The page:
189k views

How did the letter Z come to be associated with sleeping/snoring?

In cartoons and comics it's not uncommon to see a series of Z's to indicate that a person is in deep slumber, such as in the following political cartoon. (source: Berkeley Daily Planet) How and when ...
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68 votes
4 answers
7k views

Why do Wh question words in English so consistently map to Q words in Latin?

Who, Quis What, Quid When, Quando Where, Quo How, Quomodo Why, Cur There's one exception on each side, but otherwise this pattern is pretty consistent. Is there a linguistic or etymological reason ...
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67 votes
2 answers
19k views

Why is Santa Claus a man but Santa Maria a woman? [duplicate]

When it comes to cities and boats named after saints, it seems that "Santa" is always female and "San" is always male. e.g. Male Saints: San Diego, San Francisco, San Antonio ...
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66 votes
8 answers
71k views

If cow = beef, pig = pork, and deer = venison, then where is the word for human = [flesh as food source]?

Maybe it's the season of Halloween, because it's kind of a grim question, but I have seriously wondered from a language point of view - is there a word for human as 'food-meat', or has there ever been,...
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65 votes
3 answers
12k views

Why would you "throw" a party?

Where does this "throwing" action come from when talking about hosting a party? Throwing usually has to do with hurling something, usually an object (but it could be an emotion: throwing a tantrum). ...
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63 votes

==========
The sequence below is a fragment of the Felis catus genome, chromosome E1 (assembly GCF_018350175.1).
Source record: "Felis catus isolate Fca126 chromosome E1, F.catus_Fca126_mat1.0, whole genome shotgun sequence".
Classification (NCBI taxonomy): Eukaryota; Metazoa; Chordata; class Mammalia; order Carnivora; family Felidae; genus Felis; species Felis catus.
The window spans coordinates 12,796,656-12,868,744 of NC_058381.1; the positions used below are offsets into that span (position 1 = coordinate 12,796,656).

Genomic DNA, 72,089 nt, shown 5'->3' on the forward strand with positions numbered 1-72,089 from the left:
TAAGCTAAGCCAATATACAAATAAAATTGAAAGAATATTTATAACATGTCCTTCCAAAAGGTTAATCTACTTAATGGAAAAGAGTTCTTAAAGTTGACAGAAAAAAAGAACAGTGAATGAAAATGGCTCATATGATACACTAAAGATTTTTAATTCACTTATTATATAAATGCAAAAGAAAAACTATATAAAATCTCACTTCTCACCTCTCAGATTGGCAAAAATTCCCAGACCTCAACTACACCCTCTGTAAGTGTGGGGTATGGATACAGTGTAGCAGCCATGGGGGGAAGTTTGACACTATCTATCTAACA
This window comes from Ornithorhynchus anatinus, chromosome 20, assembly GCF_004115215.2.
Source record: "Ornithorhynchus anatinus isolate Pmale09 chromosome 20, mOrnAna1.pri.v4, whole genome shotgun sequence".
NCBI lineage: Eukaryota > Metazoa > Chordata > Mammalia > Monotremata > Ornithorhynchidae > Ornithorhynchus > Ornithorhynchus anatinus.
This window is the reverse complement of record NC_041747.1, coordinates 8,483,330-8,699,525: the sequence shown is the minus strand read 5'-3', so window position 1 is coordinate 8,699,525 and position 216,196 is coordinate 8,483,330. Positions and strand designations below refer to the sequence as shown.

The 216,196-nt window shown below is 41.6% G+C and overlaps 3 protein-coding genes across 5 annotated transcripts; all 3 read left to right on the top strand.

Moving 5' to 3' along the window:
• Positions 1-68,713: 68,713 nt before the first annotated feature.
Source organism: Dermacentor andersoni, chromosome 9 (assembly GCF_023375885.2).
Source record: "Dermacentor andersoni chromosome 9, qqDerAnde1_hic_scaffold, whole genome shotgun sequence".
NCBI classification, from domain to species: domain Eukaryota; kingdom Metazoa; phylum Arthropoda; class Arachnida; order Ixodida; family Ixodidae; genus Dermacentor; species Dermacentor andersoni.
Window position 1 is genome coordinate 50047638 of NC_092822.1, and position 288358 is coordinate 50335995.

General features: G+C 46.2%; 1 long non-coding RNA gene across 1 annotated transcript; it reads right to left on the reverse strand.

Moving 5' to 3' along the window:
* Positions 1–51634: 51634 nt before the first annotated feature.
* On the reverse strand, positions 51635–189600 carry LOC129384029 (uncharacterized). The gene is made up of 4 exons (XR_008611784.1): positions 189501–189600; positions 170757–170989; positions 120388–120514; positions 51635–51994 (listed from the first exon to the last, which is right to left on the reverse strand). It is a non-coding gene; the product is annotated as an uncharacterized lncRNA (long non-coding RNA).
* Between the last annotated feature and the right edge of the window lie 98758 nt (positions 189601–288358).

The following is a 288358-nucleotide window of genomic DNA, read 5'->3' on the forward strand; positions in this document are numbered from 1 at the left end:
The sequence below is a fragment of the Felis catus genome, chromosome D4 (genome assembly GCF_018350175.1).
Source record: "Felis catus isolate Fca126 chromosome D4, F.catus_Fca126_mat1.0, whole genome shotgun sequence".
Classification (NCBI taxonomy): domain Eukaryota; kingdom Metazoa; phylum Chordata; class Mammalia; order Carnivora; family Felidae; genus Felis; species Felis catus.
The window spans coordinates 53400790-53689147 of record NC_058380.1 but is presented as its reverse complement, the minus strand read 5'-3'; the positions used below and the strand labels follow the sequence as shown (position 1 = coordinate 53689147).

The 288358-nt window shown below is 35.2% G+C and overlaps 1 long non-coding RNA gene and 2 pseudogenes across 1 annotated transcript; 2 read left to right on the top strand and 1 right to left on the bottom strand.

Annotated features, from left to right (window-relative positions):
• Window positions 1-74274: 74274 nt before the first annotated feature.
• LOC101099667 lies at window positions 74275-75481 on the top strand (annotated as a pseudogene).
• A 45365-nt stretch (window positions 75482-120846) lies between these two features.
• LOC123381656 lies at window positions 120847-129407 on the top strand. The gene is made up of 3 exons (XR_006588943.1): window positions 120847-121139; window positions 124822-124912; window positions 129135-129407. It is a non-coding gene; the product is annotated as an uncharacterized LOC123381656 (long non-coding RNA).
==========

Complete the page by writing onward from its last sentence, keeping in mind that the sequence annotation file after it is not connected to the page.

7 answers
10k views

Etymology of the use of "Drive" to refer to a digital storage medium

When did the word "drive" begin to be used to refer to a digital storage medium (e.g. disc drive, hard drive, USB drive), and why was this term selected? Cross-link to related earlier question: "...
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  • 793
63 votes
3 answers
11k views

What did "pop a cap" mean, other than "shoot someone," in the 19th century?

Popping a cap Green's Dictionary of Slang defines "pop a cap" as: to fire a weapon; to shoot someone. In recent uses, the slang meaning is clear, and often extended to "pop a cap (in somebody's ...
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62 votes
2 answers
12k views

Rhetoric vs. Mathematics: ellipsis/ellipse, parable/parabola, hyperbole/hyperbola

Do ellipsis, parable, and hyperbole from rhetoric have anything in common with the geometric curves ellipse, parabola, and hyperbola used in mathematics? There are three geometric curves known as ...
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61 votes
7 answers
49k views

Where does the "quint" in "quintessential" come from?

Doesn't "quint" mean "five"? What does that have to do with the meaning of "quintessential"?
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61 votes
7 answers
6k views

What happened to the “ch” in moschito?

Mosquito > Moschito > Mosquito /məˈskito/ — [mɒˈskiːtəʊ], [məˈskiːtəʊ], [mɒˈskitoʊ], [məˈskitoʊ] The name of this insect is spelled with the letters ‹qu› in several languages, including Catalan ...
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61 votes
5 answers
154k views

Origin and exact meaning of the phrase "I have to go see a man about a dog"

I hear my older coworkers use this idiom/phrase occasionally. It seems possibly to be a humorous way to get out of a conversation. Even as a native English speaker, I've never figured out the exact ...
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60 votes
4 answers
14k views

If I farm, I'm a farmer. But if I guard, I'm a guard?

One who farms is called a farmer. One who waits is called a waiter. One who dives is called a diver. One who programs is called a programmer. But one who guards is called a guard. How did it come ...
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60 votes
5 answers
13k views

Why are there so few English words that begin with the letter X?